Sometimes, when I see the list of grievances, catalogued by the Scottish National Party, from which we are supposed to suffer, I think we are being talked into some kind of inferiority complex in Scotland. That would be historically absurd. The funny thing about the jibe about the heads of all the departments being Scots was that it was true. In the Empire days it was the Scots who excelled.

Scotland is a partner in the United Kingdom Government. The United Kingdom Government is a partner in Europe and I see nothing in that situation which does not offer the fullest possible scope for all the Scottish talents. I rather hope that we shall not continue too long to discuss this in future years. We have to get down to the job and assert our superiority.

3.46 p.m.

Lord Mackie of Benshie

My Lords, the record of my party in this has been consistent since before the First World War; and when we talk about devolution to Scotland we mean a Scottish Parliament with people elected to run the affairs of Scotland within the framework of the United Kingdom. One can call it a federal system or anything else, but that is what we mean when we talk about devolution. We mean a Scottish Parliament.

We started in 1913 when there was a Bill on the stocks. We have been advocating it and we have been refining our ideas ever since. It has now come to a point where I do not believe that the Government can ignore the demands in Scotland for a decent form of workable devolution. Scotland is neither heaven nor hell. The Government no doubt will say that it is heaven with manna rained down by various archangels named Sanderson and others on the lucky citizens of Scotland. Other people say that it is pure hell. Neither is true, but much is wrong with Scotland today.

I have been looking back to the debates on this subject, of which there have been many, including one a year ago, and the ministerial pronouncement, before he was cut off by the end of time, was that he believed that the main issues were jobs, health, housing and education. There was an interesting statement from the noble Lord, Lord Goold, that what the Scottish industrialists wanted was not devolution but lower interest rates, lower taxation, a stable exchange rate and business rating reform. We have lower taxation, but higher interest rates and the exchange rate is too high.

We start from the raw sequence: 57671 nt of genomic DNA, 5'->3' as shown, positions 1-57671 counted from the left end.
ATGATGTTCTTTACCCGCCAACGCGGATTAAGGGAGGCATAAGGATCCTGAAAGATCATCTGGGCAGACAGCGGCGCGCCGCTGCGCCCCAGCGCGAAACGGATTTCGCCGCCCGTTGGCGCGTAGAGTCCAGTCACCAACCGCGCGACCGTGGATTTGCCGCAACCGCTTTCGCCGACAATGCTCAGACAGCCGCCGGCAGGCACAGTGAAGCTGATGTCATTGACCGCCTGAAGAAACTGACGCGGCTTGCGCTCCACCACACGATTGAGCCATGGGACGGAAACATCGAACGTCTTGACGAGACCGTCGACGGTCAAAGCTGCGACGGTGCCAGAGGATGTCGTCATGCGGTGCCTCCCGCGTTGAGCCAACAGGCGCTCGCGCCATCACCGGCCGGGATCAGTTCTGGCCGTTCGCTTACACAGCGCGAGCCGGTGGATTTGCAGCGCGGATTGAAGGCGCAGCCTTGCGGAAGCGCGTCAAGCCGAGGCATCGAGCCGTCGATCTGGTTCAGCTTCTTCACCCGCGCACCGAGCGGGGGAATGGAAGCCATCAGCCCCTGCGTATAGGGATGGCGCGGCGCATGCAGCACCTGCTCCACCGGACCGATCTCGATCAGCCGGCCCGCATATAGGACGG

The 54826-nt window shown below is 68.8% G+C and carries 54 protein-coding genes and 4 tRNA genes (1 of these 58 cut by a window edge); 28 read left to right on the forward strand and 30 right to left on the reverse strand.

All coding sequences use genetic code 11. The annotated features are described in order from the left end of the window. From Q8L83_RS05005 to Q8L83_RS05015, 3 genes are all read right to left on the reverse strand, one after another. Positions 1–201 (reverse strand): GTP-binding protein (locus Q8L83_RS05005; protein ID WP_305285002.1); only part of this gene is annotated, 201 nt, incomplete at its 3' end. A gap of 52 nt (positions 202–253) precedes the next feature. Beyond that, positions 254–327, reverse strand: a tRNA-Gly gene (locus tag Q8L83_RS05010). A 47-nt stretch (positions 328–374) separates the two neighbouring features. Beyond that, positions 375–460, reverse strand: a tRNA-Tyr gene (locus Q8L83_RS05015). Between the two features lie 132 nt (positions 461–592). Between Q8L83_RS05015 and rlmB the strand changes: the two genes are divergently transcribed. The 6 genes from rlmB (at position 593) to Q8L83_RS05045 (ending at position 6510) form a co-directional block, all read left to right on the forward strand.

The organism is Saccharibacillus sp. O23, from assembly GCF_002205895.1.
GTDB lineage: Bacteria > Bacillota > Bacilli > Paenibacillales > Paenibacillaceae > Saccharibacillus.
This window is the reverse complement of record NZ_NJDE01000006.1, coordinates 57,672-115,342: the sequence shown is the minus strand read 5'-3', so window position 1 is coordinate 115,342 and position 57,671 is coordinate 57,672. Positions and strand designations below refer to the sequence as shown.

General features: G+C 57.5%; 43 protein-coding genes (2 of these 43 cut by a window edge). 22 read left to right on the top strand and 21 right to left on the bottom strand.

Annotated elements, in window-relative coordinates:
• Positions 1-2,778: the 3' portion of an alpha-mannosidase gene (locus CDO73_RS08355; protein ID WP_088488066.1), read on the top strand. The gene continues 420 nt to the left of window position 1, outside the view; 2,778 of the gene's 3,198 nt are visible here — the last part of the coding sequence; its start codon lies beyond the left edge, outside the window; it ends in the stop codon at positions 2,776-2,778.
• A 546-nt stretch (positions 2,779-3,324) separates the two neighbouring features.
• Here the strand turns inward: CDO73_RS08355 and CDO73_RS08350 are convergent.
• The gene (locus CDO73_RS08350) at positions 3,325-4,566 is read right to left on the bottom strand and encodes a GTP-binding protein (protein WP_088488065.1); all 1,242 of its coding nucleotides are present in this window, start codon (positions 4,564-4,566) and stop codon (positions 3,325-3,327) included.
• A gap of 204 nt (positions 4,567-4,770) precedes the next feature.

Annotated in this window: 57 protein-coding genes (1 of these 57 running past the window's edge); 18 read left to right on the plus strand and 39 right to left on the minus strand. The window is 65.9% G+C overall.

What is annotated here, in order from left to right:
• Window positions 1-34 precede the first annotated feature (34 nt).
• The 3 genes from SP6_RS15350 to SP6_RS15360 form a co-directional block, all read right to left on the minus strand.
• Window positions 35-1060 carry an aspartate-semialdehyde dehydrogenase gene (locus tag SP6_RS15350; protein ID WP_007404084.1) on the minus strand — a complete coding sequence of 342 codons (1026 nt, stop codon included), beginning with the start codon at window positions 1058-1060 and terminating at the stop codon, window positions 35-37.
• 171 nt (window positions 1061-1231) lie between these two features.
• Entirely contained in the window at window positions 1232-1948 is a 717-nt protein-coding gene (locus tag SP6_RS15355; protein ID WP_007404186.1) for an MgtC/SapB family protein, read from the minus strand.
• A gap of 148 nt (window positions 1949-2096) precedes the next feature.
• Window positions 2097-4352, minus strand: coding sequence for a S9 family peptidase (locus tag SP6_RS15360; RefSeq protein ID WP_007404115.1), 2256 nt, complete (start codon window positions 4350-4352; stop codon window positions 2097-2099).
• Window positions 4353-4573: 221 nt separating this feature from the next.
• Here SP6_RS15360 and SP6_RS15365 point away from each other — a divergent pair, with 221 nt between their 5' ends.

We have figures for unemployment in Scotland. In 1979 it was 5.7 per cent. of the workforce and in 1988 with a greatly altered basis it was 10.8 per cent. The figures for people in employment in 1979 was 2,102,000 and in June 1988 it was 1,888,000. We all know that the condition of agriculture and many other of the Scottish problems are causing great worry.

An interesting article appeared in the Scotsman asking where the graduates have gone. Since 1983, 14,000 graduates have deserted Scotland. Such people really matter in the creation of wealth and happiness in a country and when such a loss occurs it is time to look at an alternative to the present situation. There was always a great drag of clever young Scottish people to the Empire—when we had an Empire—and since the last war, to London. They come to London in large numbers because it is the centre of power. People are always pulled towards a town or city which is the centre of power.

I speak with respect to the noble Lord, Lord Home, in saying that arguments put forward about the importance of the Secretary of State in the British system and his importance to Scotland are an admission that the real power lies in London. Of course the Scottish Office argues with the Treasury. However, it does not argue for a block grant but it argues about the detail. It has influence but it does not say exactly what will be done with the money. It cannot tell me that the Treasury does not examine with care what it does.

That is the essence of the argument: the power lies in London. When that occurs the people at home are not so responsible. Apart from its appalling neglect of the minority, technically speaking the Stormont Parliament worked extremely well. It is interesting to note that more of the good and able people in Northern Ireland wanted to be members of Stormont than wanted to play a subsidiary role in Westminster. The essence of the argument for a Scottish parliament for Scottish affairs is that if one gives real power to the Scottish people one also gives real responsibility. It is there from which the health and happiness of the nation can come.

3.53 p.m.

Viscount Dunrossil

In this short debate it would not be appropriate for me to dwell at length on the hope that I may receive the indulgence and tolerant understanding which is by custom accorded to those who speak for the first time in your Lordships' House. I say simply that the hope is a very real one.